Popular South Korean drama and movie star Hyun-bin (born Kim Tae-pyung; Secret Garden, The Swindlers) plays Min Tae-gu, an illegal weapons kingpin who takes a police captain and reporter hostage in his Thailand hideout with unknown intentions and demands.
Meanwhile, police inspector and negotiator Ha Chae-yoon (Son Ye-jin; April Snow, The Last Princess) is called in by the police commissioner although she resigned after a failed operation with armed robbers, resulting in the loss of two hostages. She’s tasked with negotiating with Tae-gu and buy time while the special forces locate and kill him.
When Tae-gu kills the police captain, who happens to be Chae-yoon’s mentor and superior, she loses her cool and is replaced by National Intelligence Service (NIS) agents.
Unsurprisingly, Tae-gu makes a fool of the NIS agents and demands Chae-yoon to be the only point of contact if not he will execute the journalist and a family of four. The rest of the runtime is pretty much Tae-gu and Chae-yoon’s show with a bunch of characters only there to serve as plot devices.
Disappointingly, the bulk of The Negotiation is more of a political corruption film with sloppy expositions than what you’d expect from a movie of its title. Fortunately, Hyun-bin and Son present amazing performances to keep viewers engaged in the story. Veteran Kim Sang-ho (Tazza) is great too as Chae-yoon’s resourceful mentor and sidekick, giving the film some much-needed legs.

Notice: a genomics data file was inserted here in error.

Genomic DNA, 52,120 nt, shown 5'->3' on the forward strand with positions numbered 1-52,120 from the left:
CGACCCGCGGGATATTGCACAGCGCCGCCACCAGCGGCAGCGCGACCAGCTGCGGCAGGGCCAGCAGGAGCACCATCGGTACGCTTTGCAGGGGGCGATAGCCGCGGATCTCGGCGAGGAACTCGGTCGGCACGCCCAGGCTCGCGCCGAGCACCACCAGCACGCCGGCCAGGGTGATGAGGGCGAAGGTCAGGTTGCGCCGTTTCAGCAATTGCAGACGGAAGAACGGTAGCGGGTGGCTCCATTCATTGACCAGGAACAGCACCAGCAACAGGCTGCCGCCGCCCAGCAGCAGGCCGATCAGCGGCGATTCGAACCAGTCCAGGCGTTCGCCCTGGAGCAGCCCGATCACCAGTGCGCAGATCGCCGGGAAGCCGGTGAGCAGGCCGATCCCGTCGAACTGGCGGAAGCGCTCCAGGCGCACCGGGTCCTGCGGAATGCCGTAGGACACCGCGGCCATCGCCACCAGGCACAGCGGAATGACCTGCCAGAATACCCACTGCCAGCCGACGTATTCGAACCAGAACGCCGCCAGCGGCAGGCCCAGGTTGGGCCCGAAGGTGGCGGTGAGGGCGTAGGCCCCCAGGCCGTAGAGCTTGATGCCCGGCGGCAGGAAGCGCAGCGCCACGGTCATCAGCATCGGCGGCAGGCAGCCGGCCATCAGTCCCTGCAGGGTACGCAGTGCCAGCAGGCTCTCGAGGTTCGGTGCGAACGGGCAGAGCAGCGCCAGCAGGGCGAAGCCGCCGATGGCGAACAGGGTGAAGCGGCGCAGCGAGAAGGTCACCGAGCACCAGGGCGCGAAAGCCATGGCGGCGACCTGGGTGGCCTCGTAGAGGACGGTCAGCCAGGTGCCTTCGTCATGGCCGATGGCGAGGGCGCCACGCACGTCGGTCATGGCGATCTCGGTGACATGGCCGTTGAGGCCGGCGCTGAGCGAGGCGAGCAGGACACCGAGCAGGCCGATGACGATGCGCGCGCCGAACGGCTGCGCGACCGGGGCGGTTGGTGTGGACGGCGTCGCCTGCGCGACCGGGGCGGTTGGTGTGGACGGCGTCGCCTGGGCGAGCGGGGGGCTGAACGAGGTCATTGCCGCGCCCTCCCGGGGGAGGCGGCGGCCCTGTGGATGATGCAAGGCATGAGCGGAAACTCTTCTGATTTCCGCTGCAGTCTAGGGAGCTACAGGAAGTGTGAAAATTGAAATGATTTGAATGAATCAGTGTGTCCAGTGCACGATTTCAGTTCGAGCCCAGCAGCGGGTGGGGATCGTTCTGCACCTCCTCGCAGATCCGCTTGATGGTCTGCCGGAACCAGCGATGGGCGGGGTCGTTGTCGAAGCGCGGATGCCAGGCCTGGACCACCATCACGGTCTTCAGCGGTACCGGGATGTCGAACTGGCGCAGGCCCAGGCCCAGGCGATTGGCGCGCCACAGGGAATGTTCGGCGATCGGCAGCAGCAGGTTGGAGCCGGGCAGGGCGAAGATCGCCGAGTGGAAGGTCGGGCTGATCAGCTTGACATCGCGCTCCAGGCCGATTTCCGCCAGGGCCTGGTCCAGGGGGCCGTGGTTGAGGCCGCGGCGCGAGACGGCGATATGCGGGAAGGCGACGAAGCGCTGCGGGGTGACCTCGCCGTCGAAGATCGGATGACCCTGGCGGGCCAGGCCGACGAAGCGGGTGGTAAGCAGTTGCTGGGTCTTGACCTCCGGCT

First-time writer-director Lee Jong-seok needs more work on the storytelling and script, which are the main reasons why the audience would be scratching their heads for the first 30 minutes or so. Undoubtedly, the pace picks up later on, but only to further depend on the main cast’s charisma.
Fans of Hyun-bin or Son from their earlier K-dramas or movies would find them in one of their best performances for a long time. Of course, the credit goes to the crew for giving them emotional scenes and dialogue to perform and they apparently relish and seize the opportunity.
Overall, The Negotiation can be bland and hard to follow at times, but the pay-off is at the end with some decent character development for our lead characters. The antagonists serve more like caricatures of political corruption than anything else, but they serve the film’s purpose at the very least.
Summary: A suspense thriller on the surface, The Negotiation is at its heart a political commentary on the corruption expositions in South Korea.
RATING: 3 out of 5 stars
– Vance Wong